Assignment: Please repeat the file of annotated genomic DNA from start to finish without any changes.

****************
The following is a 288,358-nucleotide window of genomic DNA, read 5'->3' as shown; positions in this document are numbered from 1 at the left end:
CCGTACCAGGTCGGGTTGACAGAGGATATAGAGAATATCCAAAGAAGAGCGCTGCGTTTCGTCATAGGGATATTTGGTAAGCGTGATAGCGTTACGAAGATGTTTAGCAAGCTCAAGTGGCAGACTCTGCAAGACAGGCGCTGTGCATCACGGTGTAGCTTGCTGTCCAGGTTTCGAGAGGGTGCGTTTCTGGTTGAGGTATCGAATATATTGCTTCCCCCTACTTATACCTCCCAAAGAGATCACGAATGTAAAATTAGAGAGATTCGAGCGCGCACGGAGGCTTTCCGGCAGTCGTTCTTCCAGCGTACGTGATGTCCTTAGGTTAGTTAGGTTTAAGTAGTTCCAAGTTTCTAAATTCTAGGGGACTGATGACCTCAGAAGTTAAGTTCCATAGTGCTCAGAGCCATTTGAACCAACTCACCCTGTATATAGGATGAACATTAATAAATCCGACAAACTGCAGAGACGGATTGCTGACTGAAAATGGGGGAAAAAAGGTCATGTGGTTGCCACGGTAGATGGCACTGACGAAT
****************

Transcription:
The following is a 288,358-nucleotide window of genomic DNA, read 5'->3' as shown; positions in this document are numbered from 1 at the left end:
CCGTACCAGGTCGGGTTGACAGAGGATATAGAGAATATCCAAAGAAGAGCGCTGCGTTTCGTCATAGGGATATTTGGTAAGCGTGATAGCGTTACGAAGATGTTTAGCAAGCTCAAGTGGCAGACTCTGCAAGACAGGCGCTGTGCATCACGGTGTAGCTTGCTGTCCAGGTTTCGAGAGGGTGCGTTTCTGGTTGAGGTATCGAATATATTGCTTCCCCCTACTTATACCTCCCAAAGAGATCACGAATGTAAAATTAGAGAGATTCGAGCGCGCACGGAGGCTTTCCGGCAGTCGTTCTTCCAGCGTACGTGATGTCCTTAGGTTAGTTAGGTTTAAGTAGTTCCAAGTTTCTAAATTCTAGGGGACTGATGACCTCAGAAGTTAAGTTCCATAGTGCTCAGAGCCATTTGAACCAACTCACCCTGTATATAGGATGAACATTAATAAATCCGACAAACTGCAGAGACGGATTGCTGACTGAAAATGGGGGAAAAAAGGTCATGTGGTTGCCACGGTAGATGGCACTGACGAAT